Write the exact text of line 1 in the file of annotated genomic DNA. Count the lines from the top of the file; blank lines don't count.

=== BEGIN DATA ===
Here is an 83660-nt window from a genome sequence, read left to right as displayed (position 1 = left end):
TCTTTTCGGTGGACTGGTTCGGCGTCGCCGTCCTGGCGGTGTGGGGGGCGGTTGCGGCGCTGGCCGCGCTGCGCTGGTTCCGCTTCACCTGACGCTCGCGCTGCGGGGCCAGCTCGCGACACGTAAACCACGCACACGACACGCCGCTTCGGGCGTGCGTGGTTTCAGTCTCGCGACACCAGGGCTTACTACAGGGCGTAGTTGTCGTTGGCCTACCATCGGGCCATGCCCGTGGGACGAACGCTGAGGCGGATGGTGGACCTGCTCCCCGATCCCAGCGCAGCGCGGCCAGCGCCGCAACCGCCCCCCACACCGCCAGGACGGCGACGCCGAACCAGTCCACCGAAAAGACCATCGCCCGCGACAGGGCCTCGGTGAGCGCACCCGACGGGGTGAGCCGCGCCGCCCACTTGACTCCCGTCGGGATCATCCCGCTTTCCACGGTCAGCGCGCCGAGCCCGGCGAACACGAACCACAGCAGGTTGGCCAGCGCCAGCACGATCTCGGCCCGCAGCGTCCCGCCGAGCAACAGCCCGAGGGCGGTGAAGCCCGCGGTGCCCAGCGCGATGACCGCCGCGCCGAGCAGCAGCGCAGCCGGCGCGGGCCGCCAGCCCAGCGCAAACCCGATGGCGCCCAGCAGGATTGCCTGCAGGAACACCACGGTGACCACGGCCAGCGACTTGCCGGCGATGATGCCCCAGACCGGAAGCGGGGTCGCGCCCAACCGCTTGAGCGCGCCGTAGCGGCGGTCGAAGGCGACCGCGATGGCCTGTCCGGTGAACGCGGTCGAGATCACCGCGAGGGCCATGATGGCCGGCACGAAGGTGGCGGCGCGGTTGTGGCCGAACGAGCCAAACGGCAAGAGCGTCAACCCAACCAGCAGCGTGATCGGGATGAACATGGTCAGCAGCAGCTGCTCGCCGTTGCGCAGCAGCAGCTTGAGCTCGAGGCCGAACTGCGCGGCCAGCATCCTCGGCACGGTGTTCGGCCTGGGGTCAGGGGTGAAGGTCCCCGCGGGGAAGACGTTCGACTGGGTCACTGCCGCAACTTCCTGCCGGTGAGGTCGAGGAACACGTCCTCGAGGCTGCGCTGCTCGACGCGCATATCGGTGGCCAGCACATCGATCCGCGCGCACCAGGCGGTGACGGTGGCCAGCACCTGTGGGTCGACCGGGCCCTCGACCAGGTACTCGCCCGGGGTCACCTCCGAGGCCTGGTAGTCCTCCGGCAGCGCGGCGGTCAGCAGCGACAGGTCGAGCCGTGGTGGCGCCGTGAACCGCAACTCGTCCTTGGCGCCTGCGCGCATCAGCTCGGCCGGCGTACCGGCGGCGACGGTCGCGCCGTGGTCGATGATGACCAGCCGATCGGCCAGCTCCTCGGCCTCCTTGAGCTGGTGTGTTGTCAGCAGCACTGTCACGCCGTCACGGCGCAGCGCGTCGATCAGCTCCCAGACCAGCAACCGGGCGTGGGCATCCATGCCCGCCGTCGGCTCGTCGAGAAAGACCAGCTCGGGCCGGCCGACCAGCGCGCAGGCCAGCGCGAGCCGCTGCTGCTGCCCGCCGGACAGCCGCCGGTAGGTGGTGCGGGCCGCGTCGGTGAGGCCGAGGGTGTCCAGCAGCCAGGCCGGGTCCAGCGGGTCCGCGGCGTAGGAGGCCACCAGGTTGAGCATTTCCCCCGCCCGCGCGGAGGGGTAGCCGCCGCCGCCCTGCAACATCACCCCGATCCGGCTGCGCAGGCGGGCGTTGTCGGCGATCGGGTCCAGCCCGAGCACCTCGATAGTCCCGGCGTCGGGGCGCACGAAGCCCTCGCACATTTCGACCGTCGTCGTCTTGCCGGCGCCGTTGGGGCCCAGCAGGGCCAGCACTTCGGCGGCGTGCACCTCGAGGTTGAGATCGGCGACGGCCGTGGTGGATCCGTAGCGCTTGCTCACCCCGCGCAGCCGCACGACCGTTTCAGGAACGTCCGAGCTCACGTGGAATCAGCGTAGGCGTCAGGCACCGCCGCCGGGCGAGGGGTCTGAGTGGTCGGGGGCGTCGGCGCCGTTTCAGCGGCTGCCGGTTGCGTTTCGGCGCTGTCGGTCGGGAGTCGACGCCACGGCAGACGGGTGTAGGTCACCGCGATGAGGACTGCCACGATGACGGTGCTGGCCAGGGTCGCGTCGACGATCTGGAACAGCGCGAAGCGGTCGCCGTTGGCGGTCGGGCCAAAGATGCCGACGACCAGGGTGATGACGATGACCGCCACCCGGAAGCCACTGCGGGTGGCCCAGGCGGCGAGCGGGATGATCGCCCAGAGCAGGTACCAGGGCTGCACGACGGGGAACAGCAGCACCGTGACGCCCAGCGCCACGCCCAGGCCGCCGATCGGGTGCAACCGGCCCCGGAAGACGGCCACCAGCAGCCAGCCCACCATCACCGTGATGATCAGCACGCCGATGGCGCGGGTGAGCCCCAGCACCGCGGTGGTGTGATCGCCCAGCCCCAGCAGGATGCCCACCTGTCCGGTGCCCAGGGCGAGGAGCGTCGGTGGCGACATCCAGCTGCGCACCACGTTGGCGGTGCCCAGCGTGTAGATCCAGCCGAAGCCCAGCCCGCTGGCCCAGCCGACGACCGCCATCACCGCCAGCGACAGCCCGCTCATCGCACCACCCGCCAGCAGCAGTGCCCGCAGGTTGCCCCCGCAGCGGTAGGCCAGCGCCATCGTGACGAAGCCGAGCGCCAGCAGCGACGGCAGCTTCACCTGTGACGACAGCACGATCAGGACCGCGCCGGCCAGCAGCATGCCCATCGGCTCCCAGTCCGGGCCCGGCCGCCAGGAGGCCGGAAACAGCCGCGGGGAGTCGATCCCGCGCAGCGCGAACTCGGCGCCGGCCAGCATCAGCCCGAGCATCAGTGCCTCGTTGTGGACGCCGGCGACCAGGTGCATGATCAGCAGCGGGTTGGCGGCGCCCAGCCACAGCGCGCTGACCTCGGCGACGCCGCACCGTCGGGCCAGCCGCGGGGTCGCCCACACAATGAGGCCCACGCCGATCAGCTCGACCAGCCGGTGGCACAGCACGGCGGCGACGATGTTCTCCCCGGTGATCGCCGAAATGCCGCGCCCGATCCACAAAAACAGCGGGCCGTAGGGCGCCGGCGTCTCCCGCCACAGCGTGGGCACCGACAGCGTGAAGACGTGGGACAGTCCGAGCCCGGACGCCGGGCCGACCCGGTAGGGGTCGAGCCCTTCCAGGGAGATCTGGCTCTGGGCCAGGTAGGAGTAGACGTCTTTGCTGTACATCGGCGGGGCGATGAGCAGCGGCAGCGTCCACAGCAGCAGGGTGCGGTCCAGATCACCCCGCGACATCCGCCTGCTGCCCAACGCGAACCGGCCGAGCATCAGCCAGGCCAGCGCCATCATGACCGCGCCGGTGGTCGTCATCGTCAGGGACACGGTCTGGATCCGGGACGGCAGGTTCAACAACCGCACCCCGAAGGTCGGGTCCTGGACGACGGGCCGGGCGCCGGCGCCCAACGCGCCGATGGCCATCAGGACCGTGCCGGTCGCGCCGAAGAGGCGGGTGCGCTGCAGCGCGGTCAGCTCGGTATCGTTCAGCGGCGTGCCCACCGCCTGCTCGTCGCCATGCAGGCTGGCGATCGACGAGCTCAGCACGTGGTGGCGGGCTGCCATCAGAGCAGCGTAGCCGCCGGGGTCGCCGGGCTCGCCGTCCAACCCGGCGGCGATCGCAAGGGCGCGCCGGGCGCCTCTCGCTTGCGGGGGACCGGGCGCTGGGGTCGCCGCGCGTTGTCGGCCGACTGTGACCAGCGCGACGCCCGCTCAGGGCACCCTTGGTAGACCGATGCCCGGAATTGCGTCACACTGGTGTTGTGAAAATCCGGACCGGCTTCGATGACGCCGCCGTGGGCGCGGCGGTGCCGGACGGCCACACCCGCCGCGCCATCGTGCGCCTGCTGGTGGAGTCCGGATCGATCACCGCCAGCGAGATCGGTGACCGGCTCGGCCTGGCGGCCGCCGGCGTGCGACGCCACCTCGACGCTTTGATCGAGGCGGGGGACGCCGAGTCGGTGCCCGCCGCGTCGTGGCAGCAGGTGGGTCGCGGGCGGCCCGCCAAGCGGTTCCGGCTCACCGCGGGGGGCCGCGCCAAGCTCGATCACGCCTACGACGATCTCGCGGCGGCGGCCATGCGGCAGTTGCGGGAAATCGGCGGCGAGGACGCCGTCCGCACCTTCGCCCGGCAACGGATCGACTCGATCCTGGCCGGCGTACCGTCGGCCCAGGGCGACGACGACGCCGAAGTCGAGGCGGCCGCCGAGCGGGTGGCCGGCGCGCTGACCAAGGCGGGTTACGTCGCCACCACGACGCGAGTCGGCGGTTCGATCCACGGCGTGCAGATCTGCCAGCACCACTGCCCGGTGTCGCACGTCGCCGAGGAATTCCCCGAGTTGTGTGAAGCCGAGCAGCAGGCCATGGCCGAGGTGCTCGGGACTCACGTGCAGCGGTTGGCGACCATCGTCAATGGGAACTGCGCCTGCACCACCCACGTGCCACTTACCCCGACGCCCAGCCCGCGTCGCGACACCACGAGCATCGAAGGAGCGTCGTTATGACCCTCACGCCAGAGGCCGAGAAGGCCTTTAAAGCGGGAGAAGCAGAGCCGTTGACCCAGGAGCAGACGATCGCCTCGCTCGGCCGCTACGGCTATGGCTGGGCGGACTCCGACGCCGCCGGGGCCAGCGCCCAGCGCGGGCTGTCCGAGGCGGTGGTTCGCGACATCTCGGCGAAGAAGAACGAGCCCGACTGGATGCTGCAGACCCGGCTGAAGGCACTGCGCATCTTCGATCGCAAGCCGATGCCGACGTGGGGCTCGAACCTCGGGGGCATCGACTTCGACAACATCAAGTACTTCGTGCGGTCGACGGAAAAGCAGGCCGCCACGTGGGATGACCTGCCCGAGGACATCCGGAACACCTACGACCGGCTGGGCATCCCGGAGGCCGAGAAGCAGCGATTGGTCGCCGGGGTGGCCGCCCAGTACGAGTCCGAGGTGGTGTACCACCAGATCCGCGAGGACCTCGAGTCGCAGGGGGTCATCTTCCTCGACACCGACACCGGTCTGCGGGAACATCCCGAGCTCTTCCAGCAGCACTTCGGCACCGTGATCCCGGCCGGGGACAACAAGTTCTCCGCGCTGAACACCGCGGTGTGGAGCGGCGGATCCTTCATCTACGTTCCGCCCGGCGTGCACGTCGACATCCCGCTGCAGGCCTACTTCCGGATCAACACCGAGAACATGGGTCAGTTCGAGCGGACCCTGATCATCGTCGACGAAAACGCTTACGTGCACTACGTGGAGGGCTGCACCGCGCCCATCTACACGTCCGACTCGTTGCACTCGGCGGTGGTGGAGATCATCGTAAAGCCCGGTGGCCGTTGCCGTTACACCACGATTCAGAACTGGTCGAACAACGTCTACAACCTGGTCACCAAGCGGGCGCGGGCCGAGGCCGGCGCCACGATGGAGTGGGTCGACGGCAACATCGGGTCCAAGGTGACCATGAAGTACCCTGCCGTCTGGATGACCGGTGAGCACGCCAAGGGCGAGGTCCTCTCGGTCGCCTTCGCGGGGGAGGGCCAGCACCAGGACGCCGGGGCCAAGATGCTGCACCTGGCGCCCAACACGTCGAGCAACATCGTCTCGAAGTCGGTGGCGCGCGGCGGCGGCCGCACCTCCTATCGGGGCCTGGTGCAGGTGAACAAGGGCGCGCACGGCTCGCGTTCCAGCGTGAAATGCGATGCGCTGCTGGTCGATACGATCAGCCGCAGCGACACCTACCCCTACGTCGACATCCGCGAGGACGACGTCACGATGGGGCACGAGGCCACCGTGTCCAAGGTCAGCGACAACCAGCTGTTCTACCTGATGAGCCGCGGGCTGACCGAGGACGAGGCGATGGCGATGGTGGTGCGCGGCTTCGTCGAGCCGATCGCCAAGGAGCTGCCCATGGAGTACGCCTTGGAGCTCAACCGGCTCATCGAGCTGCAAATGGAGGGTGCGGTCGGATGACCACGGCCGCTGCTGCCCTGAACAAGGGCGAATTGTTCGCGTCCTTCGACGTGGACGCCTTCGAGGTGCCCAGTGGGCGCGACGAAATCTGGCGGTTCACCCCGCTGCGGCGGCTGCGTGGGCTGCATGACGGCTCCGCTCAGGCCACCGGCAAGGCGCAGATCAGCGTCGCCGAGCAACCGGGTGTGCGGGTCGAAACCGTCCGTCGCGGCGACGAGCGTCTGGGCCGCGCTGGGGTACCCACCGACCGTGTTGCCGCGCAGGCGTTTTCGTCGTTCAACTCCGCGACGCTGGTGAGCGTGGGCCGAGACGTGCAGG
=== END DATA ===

Here is an 83660-nt window from a genome sequence, read left to right as displayed (position 1 = left end):